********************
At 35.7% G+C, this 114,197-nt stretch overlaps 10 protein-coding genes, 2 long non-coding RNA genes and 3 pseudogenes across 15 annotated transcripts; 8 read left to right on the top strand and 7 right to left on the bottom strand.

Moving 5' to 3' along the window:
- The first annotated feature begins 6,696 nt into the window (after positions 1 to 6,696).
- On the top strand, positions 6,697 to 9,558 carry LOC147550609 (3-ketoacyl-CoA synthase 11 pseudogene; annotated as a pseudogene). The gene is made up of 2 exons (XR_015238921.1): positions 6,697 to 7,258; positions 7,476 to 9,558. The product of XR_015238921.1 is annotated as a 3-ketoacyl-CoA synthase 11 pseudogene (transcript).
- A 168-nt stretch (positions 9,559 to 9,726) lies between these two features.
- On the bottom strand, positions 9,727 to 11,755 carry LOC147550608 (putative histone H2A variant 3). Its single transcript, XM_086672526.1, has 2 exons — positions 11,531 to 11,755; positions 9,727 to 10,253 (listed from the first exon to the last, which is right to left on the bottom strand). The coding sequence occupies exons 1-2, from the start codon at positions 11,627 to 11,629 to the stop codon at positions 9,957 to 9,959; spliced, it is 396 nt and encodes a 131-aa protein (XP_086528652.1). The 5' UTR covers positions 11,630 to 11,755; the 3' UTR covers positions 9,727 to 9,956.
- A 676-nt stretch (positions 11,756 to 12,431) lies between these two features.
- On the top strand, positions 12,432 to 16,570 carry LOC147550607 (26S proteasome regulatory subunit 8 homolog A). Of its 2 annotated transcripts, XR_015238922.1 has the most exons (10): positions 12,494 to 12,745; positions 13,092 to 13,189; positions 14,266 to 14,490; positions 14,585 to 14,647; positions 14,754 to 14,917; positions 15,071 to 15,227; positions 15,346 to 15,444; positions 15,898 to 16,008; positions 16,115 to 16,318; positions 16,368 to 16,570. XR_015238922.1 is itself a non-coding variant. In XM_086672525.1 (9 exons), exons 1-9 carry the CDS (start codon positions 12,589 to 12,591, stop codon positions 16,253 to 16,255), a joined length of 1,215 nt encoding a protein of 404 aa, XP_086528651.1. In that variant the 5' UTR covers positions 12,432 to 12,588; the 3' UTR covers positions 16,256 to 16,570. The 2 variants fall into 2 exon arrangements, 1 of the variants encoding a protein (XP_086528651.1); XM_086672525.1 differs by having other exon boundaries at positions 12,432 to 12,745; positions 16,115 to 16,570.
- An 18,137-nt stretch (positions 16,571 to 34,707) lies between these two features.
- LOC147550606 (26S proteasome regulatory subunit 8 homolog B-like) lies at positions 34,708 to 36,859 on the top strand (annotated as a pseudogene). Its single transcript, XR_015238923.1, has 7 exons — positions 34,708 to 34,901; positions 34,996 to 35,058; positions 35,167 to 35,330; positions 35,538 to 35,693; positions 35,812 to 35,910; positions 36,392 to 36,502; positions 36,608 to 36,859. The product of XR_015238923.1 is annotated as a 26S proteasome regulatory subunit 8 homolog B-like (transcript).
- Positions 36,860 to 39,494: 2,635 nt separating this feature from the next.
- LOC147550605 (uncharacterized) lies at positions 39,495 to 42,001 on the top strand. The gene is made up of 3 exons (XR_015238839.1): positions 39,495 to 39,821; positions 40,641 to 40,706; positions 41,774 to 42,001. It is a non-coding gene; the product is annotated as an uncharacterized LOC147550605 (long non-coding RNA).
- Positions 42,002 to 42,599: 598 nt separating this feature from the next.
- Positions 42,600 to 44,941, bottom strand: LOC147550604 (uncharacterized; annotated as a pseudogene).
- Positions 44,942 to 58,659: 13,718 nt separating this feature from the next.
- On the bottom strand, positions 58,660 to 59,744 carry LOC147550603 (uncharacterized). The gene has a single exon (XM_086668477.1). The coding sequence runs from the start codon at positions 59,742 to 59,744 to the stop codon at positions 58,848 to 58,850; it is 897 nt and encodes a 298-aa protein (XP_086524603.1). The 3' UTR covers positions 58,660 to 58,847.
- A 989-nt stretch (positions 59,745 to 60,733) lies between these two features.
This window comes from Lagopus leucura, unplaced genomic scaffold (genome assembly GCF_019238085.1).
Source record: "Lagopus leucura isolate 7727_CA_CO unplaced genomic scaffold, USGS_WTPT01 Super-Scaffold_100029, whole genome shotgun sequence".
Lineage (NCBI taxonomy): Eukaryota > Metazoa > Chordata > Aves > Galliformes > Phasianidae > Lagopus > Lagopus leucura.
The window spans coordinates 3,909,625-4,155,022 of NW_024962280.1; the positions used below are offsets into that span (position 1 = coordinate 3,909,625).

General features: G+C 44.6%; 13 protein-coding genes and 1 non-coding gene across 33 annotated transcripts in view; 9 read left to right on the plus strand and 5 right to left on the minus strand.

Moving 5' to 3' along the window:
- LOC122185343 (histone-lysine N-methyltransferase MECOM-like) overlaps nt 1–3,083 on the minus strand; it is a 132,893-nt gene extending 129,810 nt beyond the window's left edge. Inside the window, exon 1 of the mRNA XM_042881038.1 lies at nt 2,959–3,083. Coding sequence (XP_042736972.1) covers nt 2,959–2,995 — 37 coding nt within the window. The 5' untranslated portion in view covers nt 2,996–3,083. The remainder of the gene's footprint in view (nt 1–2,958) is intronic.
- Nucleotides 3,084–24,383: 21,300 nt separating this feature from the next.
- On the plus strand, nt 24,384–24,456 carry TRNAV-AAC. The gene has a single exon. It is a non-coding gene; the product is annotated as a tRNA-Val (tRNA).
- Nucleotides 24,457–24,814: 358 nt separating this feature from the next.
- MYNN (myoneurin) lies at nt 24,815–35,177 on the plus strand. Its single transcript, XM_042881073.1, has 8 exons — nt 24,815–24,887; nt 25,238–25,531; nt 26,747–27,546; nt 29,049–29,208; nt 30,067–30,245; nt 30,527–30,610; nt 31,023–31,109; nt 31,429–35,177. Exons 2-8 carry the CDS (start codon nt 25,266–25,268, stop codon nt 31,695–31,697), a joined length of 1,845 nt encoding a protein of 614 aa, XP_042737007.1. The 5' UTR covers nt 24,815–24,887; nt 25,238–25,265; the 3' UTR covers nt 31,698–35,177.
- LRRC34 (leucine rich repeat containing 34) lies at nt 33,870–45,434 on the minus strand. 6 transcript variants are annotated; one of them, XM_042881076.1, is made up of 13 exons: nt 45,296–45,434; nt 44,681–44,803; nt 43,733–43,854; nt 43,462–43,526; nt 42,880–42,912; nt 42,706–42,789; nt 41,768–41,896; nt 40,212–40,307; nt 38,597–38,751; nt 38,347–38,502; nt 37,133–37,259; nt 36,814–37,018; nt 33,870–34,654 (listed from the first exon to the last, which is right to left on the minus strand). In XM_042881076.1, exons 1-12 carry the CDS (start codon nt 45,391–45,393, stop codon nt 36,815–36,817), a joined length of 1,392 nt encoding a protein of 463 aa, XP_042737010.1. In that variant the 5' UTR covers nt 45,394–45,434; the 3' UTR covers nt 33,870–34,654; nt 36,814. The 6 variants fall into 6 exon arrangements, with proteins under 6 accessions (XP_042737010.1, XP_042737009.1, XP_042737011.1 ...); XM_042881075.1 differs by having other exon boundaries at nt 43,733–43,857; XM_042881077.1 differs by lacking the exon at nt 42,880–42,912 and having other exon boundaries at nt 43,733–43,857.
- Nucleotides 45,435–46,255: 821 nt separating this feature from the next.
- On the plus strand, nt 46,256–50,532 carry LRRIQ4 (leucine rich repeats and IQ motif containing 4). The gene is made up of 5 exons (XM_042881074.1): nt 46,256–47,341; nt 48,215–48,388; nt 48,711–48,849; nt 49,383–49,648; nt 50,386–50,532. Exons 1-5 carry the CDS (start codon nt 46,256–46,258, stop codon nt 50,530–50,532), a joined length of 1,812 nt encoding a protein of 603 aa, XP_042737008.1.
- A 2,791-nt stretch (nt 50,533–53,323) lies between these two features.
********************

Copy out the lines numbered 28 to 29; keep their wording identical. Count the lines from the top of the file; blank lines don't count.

- MYNN (myoneurin) lies at nt 24,815–35,177 on the plus strand. Its single transcript, XM_042881073.1, has 8 exons — nt 24,815–24,887; nt 25,238–25,531; nt 26,747–27,546; nt 29,049–29,208; nt 30,067–30,245; nt 30,527–30,610; nt 31,023–31,109; nt 31,429–35,177. Exons 2-8 carry the CDS (start codon nt 25,266–25,268, stop codon nt 31,695–31,697), a joined length of 1,845 nt encoding a protein of 614 aa, XP_042737007.1. The 5' UTR covers nt 24,815–24,887; nt 25,238–25,265; the 3' UTR covers nt 31,698–35,177.
- LRRC34 (leucine rich repeat containing 34) lies at nt 33,870–45,434 on the minus strand. 6 transcript variants are annotated; one of them, XM_042881076.1, is made up of 13 exons: nt 45,296–45,434; nt 44,681–44,803; nt 43,733–43,854; nt 43,462–43,526; nt 42,880–42,912; nt 42,706–42,789; nt 41,768–41,896; nt 40,212–40,307; nt 38,597–38,751; nt 38,347–38,502; nt 37,133–37,259; nt 36,814–37,018; nt 33,870–34,654 (listed from the first exon to the last, which is right to left on the minus strand). In XM_042881076.1, exons 1-12 carry the CDS (start codon nt 45,391–45,393, stop codon nt 36,815–36,817), a joined length of 1,392 nt encoding a protein of 463 aa, XP_042737010.1. In that variant the 5' UTR covers nt 45,394–45,434; the 3' UTR covers nt 33,870–34,654; nt 36,814. The 6 variants fall into 6 exon arrangements, with proteins under 6 accessions (XP_042737010.1, XP_042737009.1, XP_042737011.1 ...); XM_042881075.1 differs by having other exon boundaries at nt 43,733–43,857; XM_042881077.1 differs by lacking the exon at nt 42,880–42,912 and having other exon boundaries at nt 43,733–43,857.